Welsh National Opera oboist was unfairly dismissed
The Welsh National Opera unfairly dismissed its former principal oboist, the Court of Appeal has ruled.
Murray "Sandy" Johnson, 63, was sacked in 2008 after 34 years because his playing was judged to be a risk to the orchestra's reputation.
But a previous ruling that he was fairly dismissed has been overturned because the disciplinary procedure he was put through for perceived artistic failings was "procedurally unfair".
Compensation will be assessed later.
In 2010 an employment tribunal ruled he was fairly dismissed but that has now been overturned by appeal judges.
During the tribunal, Mr Johnson had claimed he was bullied by former musical director Carlo Rizzi.
It heard his career began to wane following a personality clash with Mr Rizzi, who had a "16-year vendetta" against him.
But the WNO had argued the sound of Mr Johnson's instrument did not blend with the rest of the orchestra.
At the Court of Appeal hearing, Lord Justice Maurice Kay said it was "inevitable" that it would be found that the disciplinary procedure Mr Johnson was put through for perceived artistic failings was "procedurally unfair".
The appeal court heard that after long-term difficulties in Mr Johnson and Mr Rizzi's relationship, Mr Johnson had satisfied assessors, including the then musical director, that his "intonation and emission of sound" were acceptable during auditions.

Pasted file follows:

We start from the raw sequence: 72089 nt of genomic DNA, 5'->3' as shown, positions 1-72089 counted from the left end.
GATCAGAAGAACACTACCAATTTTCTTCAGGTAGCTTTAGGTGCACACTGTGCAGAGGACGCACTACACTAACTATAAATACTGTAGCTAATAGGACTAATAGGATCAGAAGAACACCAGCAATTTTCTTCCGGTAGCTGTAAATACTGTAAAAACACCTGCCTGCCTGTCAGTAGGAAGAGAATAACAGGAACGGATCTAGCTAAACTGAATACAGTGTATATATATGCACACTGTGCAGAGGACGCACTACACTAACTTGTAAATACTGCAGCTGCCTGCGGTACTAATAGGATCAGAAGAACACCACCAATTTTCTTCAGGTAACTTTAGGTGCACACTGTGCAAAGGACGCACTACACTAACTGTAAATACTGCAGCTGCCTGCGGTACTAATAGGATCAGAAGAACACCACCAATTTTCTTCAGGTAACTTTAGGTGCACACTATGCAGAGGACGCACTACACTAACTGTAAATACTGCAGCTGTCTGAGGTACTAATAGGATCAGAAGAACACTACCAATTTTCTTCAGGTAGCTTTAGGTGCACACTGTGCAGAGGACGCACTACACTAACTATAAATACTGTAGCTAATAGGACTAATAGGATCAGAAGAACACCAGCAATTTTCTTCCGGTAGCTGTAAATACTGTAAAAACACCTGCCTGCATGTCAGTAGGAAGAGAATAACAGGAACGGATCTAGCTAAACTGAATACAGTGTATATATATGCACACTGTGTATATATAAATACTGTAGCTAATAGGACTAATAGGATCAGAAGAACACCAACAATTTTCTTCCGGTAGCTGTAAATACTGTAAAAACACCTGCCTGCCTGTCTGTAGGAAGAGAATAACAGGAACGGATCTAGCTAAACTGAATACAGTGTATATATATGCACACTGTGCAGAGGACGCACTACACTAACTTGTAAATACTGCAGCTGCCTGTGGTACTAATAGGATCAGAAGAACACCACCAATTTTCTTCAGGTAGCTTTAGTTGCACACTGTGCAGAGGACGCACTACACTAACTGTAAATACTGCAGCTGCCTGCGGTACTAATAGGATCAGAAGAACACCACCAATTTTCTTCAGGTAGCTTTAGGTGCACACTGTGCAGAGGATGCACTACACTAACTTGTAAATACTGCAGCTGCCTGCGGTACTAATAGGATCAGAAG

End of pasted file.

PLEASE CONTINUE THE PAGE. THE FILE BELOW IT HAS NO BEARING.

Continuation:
However, he continued to face criticism of his perceived shortcomings in "ensemble" situations and the "blending of sound" between his instrument and the orchestra.
He was dismissed after the WNO said that aspect of his playing could not be tested by audition with a pianist to accompany him.
The court heard the WNO claimed to have followed its disciplinary procedure but did not comply with its agreement with the Musicians Union, which was designed to protect musicians from "too subjective an assessment" of their artistic performance.
Lord Justice Kay said: "To subject Mr Johnston to the handbook disciplinary procedure, minus the requirements of oral, written and final warnings, was procedurally unfair, even if the concern was to save him from additional stress.
After ruling that the disciplinary procedure lacked the element of objectivity that would have made it fair, the judge concluded: "It was not a reasonable response to the problem that had arisen... I consider that a finding of procedural unfairness is inevitable".